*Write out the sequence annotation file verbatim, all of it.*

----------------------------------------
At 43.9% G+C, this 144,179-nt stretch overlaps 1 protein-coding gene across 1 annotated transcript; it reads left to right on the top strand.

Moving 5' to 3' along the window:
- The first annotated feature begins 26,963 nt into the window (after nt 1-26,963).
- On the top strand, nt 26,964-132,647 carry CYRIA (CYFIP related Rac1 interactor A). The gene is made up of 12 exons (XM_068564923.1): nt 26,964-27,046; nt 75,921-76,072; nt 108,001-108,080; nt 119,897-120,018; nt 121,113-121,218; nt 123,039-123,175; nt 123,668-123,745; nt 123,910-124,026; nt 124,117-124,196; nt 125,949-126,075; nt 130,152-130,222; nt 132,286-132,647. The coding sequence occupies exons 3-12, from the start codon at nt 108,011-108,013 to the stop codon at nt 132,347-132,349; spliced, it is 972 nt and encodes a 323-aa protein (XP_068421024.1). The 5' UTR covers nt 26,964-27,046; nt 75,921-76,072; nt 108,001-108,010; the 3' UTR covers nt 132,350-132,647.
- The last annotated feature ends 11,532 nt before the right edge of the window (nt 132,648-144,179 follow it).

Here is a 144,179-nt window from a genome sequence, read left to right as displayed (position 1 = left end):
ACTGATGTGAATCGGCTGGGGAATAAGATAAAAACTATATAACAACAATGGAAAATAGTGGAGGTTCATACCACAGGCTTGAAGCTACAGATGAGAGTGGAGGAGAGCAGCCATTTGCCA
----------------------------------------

At 43.9% G+C, this 144,179-nt stretch overlaps 1 protein-coding gene across 1 annotated transcript; it reads left to right on the top strand.

Moving 5' to 3' along the window:
- The first annotated feature begins 26,963 nt into the window (after nt 1-26,963).
- On the top strand, nt 26,964-132,647 carry CYRIA (CYFIP related Rac1 interactor A). The gene is made up of 12 exons (XM_068564923.1): nt 26,964-27,046; nt 75,921-76,072; nt 108,001-108,080; nt 119,897-120,018; nt 121,113-121,218; nt 123,039-123,175; nt 123,668-123,745; nt 123,910-124,026; nt 124,117-124,196; nt 125,949-126,075; nt 130,152-130,222; nt 132,286-132,647. The coding sequence occupies exons 3-12, from the start codon at nt 108,011-108,013 to the stop codon at nt 132,347-132,349; spliced, it is 972 nt and encodes a 323-aa protein (XP_068421024.1). The 5' UTR covers nt 26,964-27,046; nt 75,921-76,072; nt 108,001-108,010; the 3' UTR covers nt 132,350-132,647.
- The last annotated feature ends 11,532 nt before the right edge of the window (nt 132,648-144,179 follow it).

Here is a 144,179-nt window from a genome sequence, read left to right as displayed (position 1 = left end):
ACTGATGTGAATCGGCTGGGGAATAAGATAAAAACTATATAACAACAATGGAAAATAGTGGAGGTTCATACCACAGGCTTGAAGCTACAGATGAGAGTGGAGGAGAGCAGCCATTTGCCA